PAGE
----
That’s when it hit me that I needed to really focus on integrating surfing more into my work coaching clients. This shifted things enormously for me. I went from feeling scattered to knowing who to target and what to communicate to my clients. There is a saying that you should start with where you want to end up. The benefit of getting clear on your vision is that it can tell you precisely where to start.
In my work with clients, I often have them close their eyes and ask them to envision where they are working 3 or 5 or 10 years into the future, however far they are willing to go. I ask them to envision who is around them, and what those people are saying. This exercise helps them to gain more clarity on where they see themselves. I highly recommend engaging in a process like this.
Step 4: Break it down, day by day.
It’s not enough to have the vision; you have to find a way to break it down into daily to-dos, while always keeping the vision front and center.
One of the practices I employ during my daily routine is listing the things that are going to make me the most happy and productive for the day. I do this with the intention of executing on my action items. I first start by writing down all that I am grateful for that day about my business and life. I then list what I want my dominant feeling to be that day – examples are happy, sad, determined, focused. And then I list the 5 or 6 things that I need to focus on that will make me the most happy and productive on that day. Like an athlete, I set my intention for the course and regiment of that particular day. This is followed by a process of setting a wild intention - an ultimate dream - which I write down as well. I learned this from a fellow coach and it has done a lot to help me get me focused in my days and proactively working towards my vision.
When I started thinking about offering a Surf Life Executive Coaching retreat, I was somewhat terrified of doing it. What if it all goes wrong? What if I don’t get people to sign up? But holding to and returning to that vision each day and including steps in my process above is what helped me eventually launch the program here in Northern California. Step by step, I broke the vision down, and I slowly completed the planning and logistics necessary to hold the retreat, keeping my ultimate vision for it in mind the whole time.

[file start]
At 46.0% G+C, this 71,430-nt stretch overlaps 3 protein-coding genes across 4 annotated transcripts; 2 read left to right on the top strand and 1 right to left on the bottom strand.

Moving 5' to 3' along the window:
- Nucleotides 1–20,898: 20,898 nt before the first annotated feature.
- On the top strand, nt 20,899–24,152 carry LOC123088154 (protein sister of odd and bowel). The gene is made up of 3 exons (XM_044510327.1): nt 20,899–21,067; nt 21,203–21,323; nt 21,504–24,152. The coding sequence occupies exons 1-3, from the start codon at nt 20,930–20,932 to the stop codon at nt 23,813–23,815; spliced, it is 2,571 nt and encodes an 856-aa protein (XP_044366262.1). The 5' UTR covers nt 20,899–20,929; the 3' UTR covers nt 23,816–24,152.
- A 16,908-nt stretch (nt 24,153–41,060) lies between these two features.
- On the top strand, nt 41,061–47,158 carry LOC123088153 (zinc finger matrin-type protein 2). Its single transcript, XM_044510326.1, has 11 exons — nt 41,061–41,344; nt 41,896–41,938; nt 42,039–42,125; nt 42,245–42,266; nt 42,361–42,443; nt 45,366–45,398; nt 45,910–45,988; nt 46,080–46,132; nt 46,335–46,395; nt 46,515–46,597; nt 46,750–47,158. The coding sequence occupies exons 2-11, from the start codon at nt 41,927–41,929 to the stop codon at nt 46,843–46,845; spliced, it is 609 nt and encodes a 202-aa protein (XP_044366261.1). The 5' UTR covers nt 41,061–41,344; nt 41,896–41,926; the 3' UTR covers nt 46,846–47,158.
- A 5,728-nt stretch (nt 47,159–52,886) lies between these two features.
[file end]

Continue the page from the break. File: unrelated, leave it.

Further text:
I can't stress enough the importance of vision in our life and business transitions. It can pay off innumerably to spend time crafting your North Star. Now that I've shared my thoughts on vision, I'm curious, where has vision played a major role in your life or transition? What tactics and resources have you used to help get clarity for your vision? I'd love to hear your thoughts!
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Some of my first experiences with leadership began as a 14-year-old, when I started teaching martial arts classes for adults. I learned the importance of leading by example. I learned what it was to be in front of adults who were relying on me for guidance and support to grow their skills.
In my 20’s, my leadership journey further expanded after founding an organization that gave me the opportunity to not only grow and exercise leadership in ways that continually stretched me, but gave me the honor of working alongside some of the greatest, most courageous people I’d ever met in my life, from fellow scholars, small business owners, to social justice leaders, to corporate CEOs.
After really thinking about this journey of leadership, and some of the characteristics of great leaders I met along the way, it was hard not to think of surfing. The similarities are uncanny, actually. Who would have ever thought surfing could be such a window into greatness? Below are 11 great leadership qualities I have seen in action over the years.
1. Great leaders commit to their word and follow through: In the way a surfer commits to a wave at the time of takeoff (the point where the surfer catches the wave and pops up on the board), when great leaders say they are going to do something, they actually do it. They commit to their word. When something changes on their end, they communicate it out or give advance notice. Doing what they say they will do builds absolute trust and confidence in their word.
2. They have balanced energy: Balance is at the foundation of surfing and is a quality I have observed in the greatest leaders I have met. They have a calm, balanced energy about them and are able to be fully present with you in the moment, even if they are extremely busy. They possess a balanced and inviting way of doing things. Many of them have a practice (yoga, running, meditation) or something that keeps them grounded. That energy is felt when you are with them.
3. They know when to be old skool: Great leaders are skilled in the art of relationships, and more importantly, they just know when to pick up the phone, old- skool style. They don’t send long, diary-like e-mails expressing their feelings and frustrations with a laundry list of things you did wrong or how they feel wronged. When shit goes down, they pick up the phone. They are courageous. They confront things head-on and know when a face-to-face conversation is warranted. Relationships matter to great leaders, and they know how to manage them.
4. They choose creation over victimhood: Great leaders have a creation vs. victim mentality. This means they focus on the ride – the art of carving through the wave - even if the wave is monstrous and gnarly. They are self-accountable and don’t blame others for their situation or their wipeouts. If something doesn’t go as planned, they regroup, try again, shift strategies and embrace a growth mentality, learning from the process.